July 2012 Short Reviews (Aspectee, Burial Hex, Miel Noir)


Jour Cinq

AspecteeJour Cinq [discogs]

Aspectee’s Jour Cinq is a dark ambient album by the book, with well-constructed moods and gently drifting melodies. The ten tracks on here are all around 5-6 minutes in length and flow along rather evenly, with not all that much true excitement, but quite a few good melodies to be found. A track like “Illicit” tones it down a bit, focusing on more minimal tones, whereas “Roter Wald” invests more in a gripping synth melody, so there is some variation to be found as well.

This album doesn’t really stand out from the crowd that much, but if you’re looking for a pleasant dark ambient trip in the direction of artists like Kammarheit, do give Aspectee a chance. Jour Cinq was released by Black Drone records.

For Granted Is His Will

Burial HexFor Granted Is His Will [discogs]

This tape on Polish Sangoplasmo records – dedicated to Clay Ruby‘s brother, who died as a child – is another smaller release for Burial Hex, presenting two tracks, both exploring a single idea.

The first one, “The Saintly Death”, is an incredibly dark drone work based on treated metal cage sounds. Sometimes with intense reverberating clangs, sometimes subdued and ominous, this is an excellent mood piece. The second side, “Our Rainbow”, is more of a raga-tinged track, with a lead role for melodica improvisations. This track has a less intimidating atmosphere, and is more free-flowing and relaxing, though never overly sweet.

All in all, these are two interesting tracks, and although Burial Hex seems to be ending as a project, these little EPs keep trickling out, proving that there is no shortage of good material in the project’s latter days. Considering the trivial price of a tape this is money well spent, I’d say.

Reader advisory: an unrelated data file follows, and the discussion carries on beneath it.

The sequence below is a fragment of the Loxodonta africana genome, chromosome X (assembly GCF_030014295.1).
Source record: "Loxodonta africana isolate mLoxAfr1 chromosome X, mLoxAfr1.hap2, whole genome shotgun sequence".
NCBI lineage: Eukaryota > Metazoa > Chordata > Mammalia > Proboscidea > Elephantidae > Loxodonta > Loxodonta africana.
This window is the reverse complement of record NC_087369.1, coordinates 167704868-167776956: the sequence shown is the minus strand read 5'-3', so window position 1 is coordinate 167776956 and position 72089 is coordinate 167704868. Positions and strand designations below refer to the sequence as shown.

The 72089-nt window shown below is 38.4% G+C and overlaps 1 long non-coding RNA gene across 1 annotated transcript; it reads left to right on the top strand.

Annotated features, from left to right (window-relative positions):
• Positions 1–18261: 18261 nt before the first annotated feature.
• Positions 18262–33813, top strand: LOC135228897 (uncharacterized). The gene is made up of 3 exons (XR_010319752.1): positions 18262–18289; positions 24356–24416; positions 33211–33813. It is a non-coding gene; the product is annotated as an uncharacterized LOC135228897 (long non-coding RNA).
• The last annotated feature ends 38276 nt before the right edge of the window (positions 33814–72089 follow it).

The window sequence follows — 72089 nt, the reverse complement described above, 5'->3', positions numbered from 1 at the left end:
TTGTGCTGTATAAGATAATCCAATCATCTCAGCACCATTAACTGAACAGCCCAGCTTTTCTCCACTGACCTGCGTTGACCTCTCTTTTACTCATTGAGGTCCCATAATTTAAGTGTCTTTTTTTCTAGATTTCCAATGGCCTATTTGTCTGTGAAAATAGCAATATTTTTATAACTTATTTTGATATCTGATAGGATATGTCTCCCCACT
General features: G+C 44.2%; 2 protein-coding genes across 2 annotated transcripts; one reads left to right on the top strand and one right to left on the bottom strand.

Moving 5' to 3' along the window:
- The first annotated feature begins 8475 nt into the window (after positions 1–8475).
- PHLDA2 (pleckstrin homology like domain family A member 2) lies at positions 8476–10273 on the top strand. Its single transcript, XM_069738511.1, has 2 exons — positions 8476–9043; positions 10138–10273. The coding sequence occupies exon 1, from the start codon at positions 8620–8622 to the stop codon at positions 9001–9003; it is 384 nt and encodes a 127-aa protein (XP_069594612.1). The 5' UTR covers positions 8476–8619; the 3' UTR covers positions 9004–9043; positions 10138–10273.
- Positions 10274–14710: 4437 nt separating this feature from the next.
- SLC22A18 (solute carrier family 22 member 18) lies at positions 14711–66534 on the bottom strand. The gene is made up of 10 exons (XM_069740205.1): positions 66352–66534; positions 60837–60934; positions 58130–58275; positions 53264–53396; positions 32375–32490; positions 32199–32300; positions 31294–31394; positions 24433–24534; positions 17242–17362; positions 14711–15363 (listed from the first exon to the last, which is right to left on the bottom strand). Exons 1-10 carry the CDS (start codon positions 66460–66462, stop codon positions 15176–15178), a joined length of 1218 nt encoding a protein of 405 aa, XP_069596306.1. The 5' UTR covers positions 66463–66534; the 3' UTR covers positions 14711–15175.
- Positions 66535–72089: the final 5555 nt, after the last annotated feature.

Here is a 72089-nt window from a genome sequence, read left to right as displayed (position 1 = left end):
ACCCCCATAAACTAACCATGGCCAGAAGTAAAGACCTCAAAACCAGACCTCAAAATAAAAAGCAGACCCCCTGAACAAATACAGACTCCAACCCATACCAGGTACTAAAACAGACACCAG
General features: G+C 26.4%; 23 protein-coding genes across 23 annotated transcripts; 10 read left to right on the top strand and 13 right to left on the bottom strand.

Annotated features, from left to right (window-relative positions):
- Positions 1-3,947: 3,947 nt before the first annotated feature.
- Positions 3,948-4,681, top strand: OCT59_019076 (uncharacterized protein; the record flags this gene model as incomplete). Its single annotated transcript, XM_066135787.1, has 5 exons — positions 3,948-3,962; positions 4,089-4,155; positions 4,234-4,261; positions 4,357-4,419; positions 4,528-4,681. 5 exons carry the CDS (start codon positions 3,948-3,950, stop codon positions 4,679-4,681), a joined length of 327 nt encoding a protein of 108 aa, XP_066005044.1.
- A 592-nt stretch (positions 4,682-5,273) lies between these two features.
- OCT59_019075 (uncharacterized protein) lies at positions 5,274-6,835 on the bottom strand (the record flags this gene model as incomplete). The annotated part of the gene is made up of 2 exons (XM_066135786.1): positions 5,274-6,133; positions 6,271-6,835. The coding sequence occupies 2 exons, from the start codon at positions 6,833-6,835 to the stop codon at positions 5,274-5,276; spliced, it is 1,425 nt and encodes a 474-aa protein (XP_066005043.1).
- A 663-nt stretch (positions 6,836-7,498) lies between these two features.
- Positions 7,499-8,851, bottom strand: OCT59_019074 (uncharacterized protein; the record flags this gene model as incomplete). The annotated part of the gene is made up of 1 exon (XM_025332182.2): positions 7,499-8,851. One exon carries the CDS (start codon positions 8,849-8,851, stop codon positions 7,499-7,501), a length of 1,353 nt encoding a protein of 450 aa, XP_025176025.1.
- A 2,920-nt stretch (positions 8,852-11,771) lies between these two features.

Honey & Ash

Miel NoirHoney & Ash [discogs]

Miel Noir consists of a duo since this album: Dimo Dimov (Svarrogh) and Marcel P. (Allerseelen). The influences from their other musical activities are apparent at times on this album, but there is a very definite Miel Noir sound as well. Some of the tracks rely heavily on strong industrial beats and electronics, and some heavy guitars, while others are more calm and neoclassical. These tracks are generally my favourites, both with their own appeal.

Too bad that there are quite a few tracks on here that are average or worse in terms of composition and/or vocal performance. Particularly “In Empty Coldness” and “It’s Me” are not really album material in their current state. Contrasted with a strong atmospheric piano track like “Der Feind”, the inconsistency in this album becomes apparent.

A pity, because the mix of influences has a lot of potential, but in total the album is too wavering in quality for me to really enjoy as a whole. If you want to judge for yourself, seek out the CD on Steinklang, but I hope the next one will have a bit more quality control.

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